Find quality and value for money, while managing your expenses compared to your income in order to facilitate your growth. What does that mean? That means spending within your means in order to stay afloat financially, while using smaller cost expenses to keep growing incrementally.
Whether you are shooting an ambitious, epic video shoot for an upcoming single, outsourcing some graphic design for your website, or printing new merchandise, don’t be afraid to cut a good deal. The worst somebody can do is say no, but there’s no reason not to try to negotiate a better price.
If you want to achieve your goals in music sustainably you may have to be prepared to compromise a little, or be inventive with your ideas to manifest them. It’s unlikely you will be recording your debut single with Chris Lorde-Alge, but you can still achieve amazing results working with a sensible budget.
When looking for creative professionals to work with, do your research and browse through portfolios thoroughly to make sure it’s a great fit for your artistic vision. Request quotes from a number of different people you have in mind and compare their prices to help make your selection.
If you want to make a great looking music video on a budget, look into the possibility of capturing all of the footage with a filmmaker within a single day in order to cheapen the overhead cost. Or if you are looking for a music producer, discuss options that could lessen their time and fees, like having them only mix tracks that you yourself record at home. You can also find talented individuals to work with that are building a portfolio, in which case they may offer discounted rates.
Work smart, not hard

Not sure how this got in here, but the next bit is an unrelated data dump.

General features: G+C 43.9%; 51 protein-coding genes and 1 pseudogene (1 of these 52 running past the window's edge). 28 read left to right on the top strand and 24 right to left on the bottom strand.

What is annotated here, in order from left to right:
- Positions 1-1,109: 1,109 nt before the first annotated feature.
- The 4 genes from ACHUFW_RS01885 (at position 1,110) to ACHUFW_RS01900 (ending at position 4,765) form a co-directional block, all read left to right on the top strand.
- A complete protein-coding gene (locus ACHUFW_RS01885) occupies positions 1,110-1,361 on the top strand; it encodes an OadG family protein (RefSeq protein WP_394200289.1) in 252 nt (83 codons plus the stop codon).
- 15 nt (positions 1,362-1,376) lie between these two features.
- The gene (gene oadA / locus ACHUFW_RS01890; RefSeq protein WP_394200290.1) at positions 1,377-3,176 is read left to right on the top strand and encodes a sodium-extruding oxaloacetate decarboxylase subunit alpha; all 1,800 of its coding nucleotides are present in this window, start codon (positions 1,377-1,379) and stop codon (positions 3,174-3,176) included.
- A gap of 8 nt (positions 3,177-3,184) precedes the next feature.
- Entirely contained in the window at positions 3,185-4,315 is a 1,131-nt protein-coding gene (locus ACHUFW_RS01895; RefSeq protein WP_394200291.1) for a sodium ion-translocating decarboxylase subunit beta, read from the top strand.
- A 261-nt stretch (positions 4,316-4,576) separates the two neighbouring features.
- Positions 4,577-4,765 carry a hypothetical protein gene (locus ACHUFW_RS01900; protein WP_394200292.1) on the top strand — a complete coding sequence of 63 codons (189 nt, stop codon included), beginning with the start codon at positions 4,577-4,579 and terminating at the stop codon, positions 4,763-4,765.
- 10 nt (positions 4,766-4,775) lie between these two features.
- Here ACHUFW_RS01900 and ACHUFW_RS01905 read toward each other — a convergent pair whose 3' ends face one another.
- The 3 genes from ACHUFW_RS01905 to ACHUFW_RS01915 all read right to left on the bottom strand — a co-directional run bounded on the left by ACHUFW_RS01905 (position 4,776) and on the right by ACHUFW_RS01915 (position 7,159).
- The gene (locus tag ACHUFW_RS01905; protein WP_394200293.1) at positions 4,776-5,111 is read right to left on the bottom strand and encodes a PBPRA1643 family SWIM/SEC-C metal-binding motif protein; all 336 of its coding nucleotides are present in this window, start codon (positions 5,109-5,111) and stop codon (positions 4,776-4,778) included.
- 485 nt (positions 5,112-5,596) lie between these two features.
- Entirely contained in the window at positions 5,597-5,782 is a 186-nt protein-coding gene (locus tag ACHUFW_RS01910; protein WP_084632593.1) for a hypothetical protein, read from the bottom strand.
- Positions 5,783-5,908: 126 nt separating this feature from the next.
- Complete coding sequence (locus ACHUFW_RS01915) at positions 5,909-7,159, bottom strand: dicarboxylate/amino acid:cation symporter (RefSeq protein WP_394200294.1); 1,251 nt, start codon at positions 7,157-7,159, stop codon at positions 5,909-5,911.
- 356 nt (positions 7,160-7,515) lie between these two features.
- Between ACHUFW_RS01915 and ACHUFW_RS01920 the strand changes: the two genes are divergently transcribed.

There are aspects of being in a band that become costly quickly. Touring has typically been perceived as something that must be done in order to build a fanbase. Don’t get me wrong, touring is important—there’s a ton of value locked in to bringing your music on the road—but it might not always be the smart answer.
Go on tour when there’s demand, when you can be sure the exposure will pay off, when you’re promoting something, or even when you’re writing and workshopping new song ideas for an upcoming recording session. Don’t just tour because you feel like it; that’s how you get sucked dry of available funds.
This is just one example of working smart as opposed to working hard. Prioritize your time and hone your craft, and use your own resources effectively where possible. Channel your efforts into creating the best and most uniquely original music you possibly can. If your music is worth its weight in gold, it will be noticed and you will get to where you want to be.
Achieving your goals in music isn’t just about following some simple tricks or tips, or following in someone else’s footsteps. It’s about creating a winning mindset that will enable you to keep progressing, and to keep persevering even in the face of adversity.
There are so many reasons why people love making and performing music, but it can be incredibly tough to succeed just on the momentum of your creativity. Disappointment can lead to confidence being shattered, and too often, people quit when they’re just getting started.
However, if instead of thinking about these early disappointing results as failures, you think about them as investments (in knowledge, knowhow, experience, audience-building activities, networking, etc.), the business of your music will begin to succeed in the greater music business.